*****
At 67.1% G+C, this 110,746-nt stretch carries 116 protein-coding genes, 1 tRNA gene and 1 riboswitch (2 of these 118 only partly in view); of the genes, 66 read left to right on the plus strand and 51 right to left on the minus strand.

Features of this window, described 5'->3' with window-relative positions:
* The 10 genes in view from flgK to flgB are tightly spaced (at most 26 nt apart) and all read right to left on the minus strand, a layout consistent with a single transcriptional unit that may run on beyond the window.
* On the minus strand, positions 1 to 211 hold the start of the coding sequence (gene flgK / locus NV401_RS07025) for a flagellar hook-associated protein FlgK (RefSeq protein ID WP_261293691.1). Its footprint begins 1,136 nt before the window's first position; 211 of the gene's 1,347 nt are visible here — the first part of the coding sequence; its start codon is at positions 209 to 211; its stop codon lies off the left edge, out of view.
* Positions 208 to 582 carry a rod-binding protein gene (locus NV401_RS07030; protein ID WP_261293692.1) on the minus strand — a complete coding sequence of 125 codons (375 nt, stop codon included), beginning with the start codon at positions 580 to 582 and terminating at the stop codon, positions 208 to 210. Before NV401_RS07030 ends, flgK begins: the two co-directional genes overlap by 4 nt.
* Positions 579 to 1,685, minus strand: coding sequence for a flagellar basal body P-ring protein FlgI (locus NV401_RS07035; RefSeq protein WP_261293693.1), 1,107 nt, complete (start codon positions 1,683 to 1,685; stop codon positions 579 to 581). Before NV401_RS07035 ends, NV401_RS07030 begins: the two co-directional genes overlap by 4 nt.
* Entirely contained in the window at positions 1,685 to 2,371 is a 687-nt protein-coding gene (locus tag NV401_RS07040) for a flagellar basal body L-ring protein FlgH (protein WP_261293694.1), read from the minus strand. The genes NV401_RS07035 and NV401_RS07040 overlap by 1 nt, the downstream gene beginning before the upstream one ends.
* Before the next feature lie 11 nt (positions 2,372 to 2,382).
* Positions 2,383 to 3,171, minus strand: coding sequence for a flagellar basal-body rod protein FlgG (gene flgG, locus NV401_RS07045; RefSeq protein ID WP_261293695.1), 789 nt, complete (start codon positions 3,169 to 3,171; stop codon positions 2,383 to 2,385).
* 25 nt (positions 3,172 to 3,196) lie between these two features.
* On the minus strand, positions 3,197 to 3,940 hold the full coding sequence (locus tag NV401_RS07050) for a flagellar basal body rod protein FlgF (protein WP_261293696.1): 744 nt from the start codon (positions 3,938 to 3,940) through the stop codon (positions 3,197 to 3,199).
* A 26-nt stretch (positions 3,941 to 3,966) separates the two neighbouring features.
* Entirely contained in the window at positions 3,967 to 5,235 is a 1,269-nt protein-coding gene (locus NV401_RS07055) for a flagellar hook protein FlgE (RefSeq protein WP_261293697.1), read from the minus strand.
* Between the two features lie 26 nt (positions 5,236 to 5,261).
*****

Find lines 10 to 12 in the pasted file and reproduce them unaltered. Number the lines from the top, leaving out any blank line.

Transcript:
* 25 nt (positions 3,172 to 3,196) lie between these two features.
* On the minus strand, positions 3,197 to 3,940 hold the full coding sequence (locus tag NV401_RS07050) for a flagellar basal body rod protein FlgF (protein WP_261293696.1): 744 nt from the start codon (positions 3,938 to 3,940) through the stop codon (positions 3,197 to 3,199).
* A 26-nt stretch (positions 3,941 to 3,966) separates the two neighbouring features.